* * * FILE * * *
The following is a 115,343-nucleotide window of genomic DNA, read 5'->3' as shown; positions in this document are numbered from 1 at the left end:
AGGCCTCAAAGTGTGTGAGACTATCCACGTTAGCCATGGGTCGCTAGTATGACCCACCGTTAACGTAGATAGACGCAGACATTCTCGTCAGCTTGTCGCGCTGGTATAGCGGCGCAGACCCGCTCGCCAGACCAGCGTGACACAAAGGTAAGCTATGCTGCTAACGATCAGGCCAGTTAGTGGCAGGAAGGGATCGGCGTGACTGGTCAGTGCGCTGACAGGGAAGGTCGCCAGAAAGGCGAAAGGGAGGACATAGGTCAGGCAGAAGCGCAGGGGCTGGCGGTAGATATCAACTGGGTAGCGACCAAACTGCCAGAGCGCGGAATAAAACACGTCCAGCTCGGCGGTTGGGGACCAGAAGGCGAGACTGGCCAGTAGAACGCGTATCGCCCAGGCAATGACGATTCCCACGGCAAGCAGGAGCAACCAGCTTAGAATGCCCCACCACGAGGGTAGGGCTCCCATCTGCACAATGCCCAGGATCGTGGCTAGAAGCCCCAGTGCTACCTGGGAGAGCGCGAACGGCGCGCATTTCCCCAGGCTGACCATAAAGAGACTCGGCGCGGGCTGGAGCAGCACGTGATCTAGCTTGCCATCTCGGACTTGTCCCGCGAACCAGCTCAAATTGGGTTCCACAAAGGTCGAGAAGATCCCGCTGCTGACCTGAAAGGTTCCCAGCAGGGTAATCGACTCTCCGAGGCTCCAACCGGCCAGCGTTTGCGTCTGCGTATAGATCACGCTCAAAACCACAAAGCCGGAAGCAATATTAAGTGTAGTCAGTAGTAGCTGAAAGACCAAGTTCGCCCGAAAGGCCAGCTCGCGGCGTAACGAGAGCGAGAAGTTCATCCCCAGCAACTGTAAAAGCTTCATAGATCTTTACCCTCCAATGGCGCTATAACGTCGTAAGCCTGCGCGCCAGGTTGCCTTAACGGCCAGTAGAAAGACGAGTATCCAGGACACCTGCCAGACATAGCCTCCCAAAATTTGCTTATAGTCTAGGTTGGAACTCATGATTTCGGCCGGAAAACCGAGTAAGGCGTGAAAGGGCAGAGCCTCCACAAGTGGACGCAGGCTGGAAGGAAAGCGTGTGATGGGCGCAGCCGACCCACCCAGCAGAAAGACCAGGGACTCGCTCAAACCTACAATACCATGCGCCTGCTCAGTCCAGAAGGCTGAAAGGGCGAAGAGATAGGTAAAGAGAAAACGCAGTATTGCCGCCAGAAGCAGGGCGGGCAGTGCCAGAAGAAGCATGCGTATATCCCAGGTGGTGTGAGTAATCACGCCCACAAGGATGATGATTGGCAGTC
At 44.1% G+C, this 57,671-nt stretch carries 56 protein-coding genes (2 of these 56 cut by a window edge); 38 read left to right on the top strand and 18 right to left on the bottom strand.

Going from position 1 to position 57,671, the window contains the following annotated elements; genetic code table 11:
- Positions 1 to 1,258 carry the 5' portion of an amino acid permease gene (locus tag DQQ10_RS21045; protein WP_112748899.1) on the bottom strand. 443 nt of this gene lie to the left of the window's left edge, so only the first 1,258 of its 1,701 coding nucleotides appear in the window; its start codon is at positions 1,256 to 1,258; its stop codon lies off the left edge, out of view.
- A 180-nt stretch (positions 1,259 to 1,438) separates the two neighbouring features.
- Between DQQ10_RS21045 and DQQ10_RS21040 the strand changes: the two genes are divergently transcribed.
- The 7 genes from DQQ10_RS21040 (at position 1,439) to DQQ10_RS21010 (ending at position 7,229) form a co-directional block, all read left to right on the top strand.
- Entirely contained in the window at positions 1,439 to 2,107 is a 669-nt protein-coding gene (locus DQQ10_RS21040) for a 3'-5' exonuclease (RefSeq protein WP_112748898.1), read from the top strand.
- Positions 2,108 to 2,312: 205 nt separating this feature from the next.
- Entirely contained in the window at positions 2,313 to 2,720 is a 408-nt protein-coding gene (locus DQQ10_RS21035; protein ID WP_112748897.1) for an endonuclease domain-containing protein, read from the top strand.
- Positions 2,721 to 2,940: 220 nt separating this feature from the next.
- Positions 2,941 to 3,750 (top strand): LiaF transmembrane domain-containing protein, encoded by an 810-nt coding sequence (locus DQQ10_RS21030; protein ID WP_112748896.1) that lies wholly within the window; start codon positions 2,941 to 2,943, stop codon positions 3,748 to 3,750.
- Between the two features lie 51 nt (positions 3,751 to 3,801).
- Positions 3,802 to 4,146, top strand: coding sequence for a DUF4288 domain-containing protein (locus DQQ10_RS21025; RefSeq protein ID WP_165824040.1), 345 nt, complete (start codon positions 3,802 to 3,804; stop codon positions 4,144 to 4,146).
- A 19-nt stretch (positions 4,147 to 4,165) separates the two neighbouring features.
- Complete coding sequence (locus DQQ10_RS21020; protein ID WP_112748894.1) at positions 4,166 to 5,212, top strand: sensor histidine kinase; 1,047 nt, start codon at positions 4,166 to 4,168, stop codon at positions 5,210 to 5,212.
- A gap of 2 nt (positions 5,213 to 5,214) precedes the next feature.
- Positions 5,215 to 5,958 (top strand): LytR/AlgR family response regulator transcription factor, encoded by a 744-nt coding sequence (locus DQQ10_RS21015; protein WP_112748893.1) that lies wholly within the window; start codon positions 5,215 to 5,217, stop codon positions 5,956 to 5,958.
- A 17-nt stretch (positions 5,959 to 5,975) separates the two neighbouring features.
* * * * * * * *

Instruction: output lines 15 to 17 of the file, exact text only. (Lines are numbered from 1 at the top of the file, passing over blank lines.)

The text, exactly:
- Positions 3,802 to 4,146, top strand: coding sequence for a DUF4288 domain-containing protein (locus DQQ10_RS21025; RefSeq protein ID WP_165824040.1), 345 nt, complete (start codon positions 3,802 to 3,804; stop codon positions 4,144 to 4,146).
- A 19-nt stretch (positions 4,147 to 4,165) separates the two neighbouring features.
- Complete coding sequence (locus DQQ10_RS21020; protein ID WP_112748894.1) at positions 4,166 to 5,212, top strand: sensor histidine kinase; 1,047 nt, start codon at positions 4,166 to 4,168, stop codon at positions 5,210 to 5,212.